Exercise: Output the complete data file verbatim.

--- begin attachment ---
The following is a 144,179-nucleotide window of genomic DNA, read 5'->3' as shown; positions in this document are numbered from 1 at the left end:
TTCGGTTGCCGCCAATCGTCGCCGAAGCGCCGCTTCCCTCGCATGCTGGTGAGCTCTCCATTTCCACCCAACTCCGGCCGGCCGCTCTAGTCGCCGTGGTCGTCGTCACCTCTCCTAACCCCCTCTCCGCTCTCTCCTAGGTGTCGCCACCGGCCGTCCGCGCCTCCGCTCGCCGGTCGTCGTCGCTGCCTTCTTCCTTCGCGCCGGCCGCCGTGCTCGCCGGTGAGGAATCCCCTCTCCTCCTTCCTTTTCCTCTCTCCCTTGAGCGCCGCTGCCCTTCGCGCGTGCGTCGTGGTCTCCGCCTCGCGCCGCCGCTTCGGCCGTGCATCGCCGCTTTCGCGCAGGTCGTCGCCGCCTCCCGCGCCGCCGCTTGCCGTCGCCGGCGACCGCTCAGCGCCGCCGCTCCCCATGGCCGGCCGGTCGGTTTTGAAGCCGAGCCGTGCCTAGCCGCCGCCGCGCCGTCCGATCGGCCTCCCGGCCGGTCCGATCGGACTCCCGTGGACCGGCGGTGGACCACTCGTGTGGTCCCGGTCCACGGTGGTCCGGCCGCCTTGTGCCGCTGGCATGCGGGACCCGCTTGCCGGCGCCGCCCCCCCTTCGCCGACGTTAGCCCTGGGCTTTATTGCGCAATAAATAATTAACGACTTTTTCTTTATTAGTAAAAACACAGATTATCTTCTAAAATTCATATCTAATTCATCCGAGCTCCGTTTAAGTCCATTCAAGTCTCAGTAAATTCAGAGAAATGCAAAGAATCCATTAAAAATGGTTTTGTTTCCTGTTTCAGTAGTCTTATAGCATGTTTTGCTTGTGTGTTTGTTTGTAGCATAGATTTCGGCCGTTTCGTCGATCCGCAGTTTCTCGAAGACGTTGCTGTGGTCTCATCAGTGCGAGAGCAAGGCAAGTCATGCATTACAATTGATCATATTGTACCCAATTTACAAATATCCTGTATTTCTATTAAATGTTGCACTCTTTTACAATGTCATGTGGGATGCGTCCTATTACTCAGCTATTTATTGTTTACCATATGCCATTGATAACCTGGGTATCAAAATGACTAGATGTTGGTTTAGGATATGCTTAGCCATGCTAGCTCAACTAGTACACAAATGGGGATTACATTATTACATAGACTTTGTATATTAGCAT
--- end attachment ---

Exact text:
The following is a 144,179-nucleotide window of genomic DNA, read 5'->3' as shown; positions in this document are numbered from 1 at the left end:
TTCGGTTGCCGCCAATCGTCGCCGAAGCGCCGCTTCCCTCGCATGCTGGTGAGCTCTCCATTTCCACCCAACTCCGGCCGGCCGCTCTAGTCGCCGTGGTCGTCGTCACCTCTCCTAACCCCCTCTCCGCTCTCTCCTAGGTGTCGCCACCGGCCGTCCGCGCCTCCGCTCGCCGGTCGTCGTCGCTGCCTTCTTCCTTCGCGCCGGCCGCCGTGCTCGCCGGTGAGGAATCCCCTCTCCTCCTTCCTTTTCCTCTCTCCCTTGAGCGCCGCTGCCCTTCGCGCGTGCGTCGTGGTCTCCGCCTCGCGCCGCCGCTTCGGCCGTGCATCGCCGCTTTCGCGCAGGTCGTCGCCGCCTCCCGCGCCGCCGCTTGCCGTCGCCGGCGACCGCTCAGCGCCGCCGCTCCCCATGGCCGGCCGGTCGGTTTTGAAGCCGAGCCGTGCCTAGCCGCCGCCGCGCCGTCCGATCGGCCTCCCGGCCGGTCCGATCGGACTCCCGTGGACCGGCGGTGGACCACTCGTGTGGTCCCGGTCCACGGTGGTCCGGCCGCCTTGTGCCGCTGGCATGCGGGACCCGCTTGCCGGCGCCGCCCCCCCTTCGCCGACGTTAGCCCTGGGCTTTATTGCGCAATAAATAATTAACGACTTTTTCTTTATTAGTAAAAACACAGATTATCTTCTAAAATTCATATCTAATTCATCCGAGCTCCGTTTAAGTCCATTCAAGTCTCAGTAAATTCAGAGAAATGCAAAGAATCCATTAAAAATGGTTTTGTTTCCTGTTTCAGTAGTCTTATAGCATGTTTTGCTTGTGTGTTTGTTTGTAGCATAGATTTCGGCCGTTTCGTCGATCCGCAGTTTCTCGAAGACGTTGCTGTGGTCTCATCAGTGCGAGAGCAAGGCAAGTCATGCATTACAATTGATCATATTGTACCCAATTTACAAATATCCTGTATTTCTATTAAATGTTGCACTCTTTTACAATGTCATGTGGGATGCGTCCTATTACTCAGCTATTTATTGTTTACCATATGCCATTGATAACCTGGGTATCAAAATGACTAGATGTTGGTTTAGGATATGCTTAGCCATGCTAGCTCAACTAGTACACAAATGGGGATTACATTATTACATAGACTTTGTATATTAGCAT